The whole concept of environmental protection, crafting legislation — whether you’re talking about local level, state level, or federal level — really has been corrupted by the political process and by lobbyists for industry who have much more access to decision makers than regular people do, and certainly people who live in environmental justice areas. 

The Clean Air Act, the Clean Water Act, the National Environmental Policy Act — these are all laudable ideas, and did result in very important advancements in terms of environmental protection. But fundamentally, while there was good in reducing pollution and reducing damage, when you look at those laws, fundamentally, at the heart of those environmental protection laws is not the goal of prohibiting pollution but permitting it. 

As time has gone on, what we can see is that all of that ongoing environmental degradation is happening because of these laws, because that is how they are written.

What does a Green Amendment Movement look like? Where does it start, and how does it grow?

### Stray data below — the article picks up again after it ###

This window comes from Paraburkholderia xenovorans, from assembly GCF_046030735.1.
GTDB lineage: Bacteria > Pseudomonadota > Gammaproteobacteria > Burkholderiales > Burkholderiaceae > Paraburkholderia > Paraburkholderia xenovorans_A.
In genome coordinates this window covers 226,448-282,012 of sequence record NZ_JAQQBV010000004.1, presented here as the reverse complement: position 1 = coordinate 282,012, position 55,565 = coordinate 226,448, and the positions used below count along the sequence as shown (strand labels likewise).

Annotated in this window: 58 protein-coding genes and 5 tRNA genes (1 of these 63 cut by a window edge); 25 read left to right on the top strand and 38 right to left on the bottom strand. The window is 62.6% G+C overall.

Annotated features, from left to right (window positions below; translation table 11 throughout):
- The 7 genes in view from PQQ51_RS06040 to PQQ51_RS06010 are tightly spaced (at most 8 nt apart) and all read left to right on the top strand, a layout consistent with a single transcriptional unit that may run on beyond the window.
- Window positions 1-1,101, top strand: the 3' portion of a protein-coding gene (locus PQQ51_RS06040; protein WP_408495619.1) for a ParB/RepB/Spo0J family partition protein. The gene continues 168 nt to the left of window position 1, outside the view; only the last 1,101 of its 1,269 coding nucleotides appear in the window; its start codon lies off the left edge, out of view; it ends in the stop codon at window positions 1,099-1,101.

It has to start at the state level. If we start having a conversation really enlightening folks, or disabusing folks of the notion that they actually have the right to clean water and clean air, and enlightening them to the fact that our environmental protection laws are written in such a way as to advance ongoing pollution and degradation rather than striving to truly to prevent it, then we open up people’s eyes.


We then start getting proposals being made by state legislators to protect the right to a healthy environment in the Bill of Rights section of the state’s constitution as an inalienable right. We start having people advocating for the passage of those rights, and having votes, and we start seeing constitutional provisions passing. Through that entire process, you have a growing awareness of the failures of our current environmental protection laws, the power of constitutional provisions, the state and status of environmental degradation in our nation, and you are giving higher profile to this entire concept. And naturally, what will grow out of this, is the realization that we really need a constitutional provision at the highest level in our nation, which is in the federal Constitution.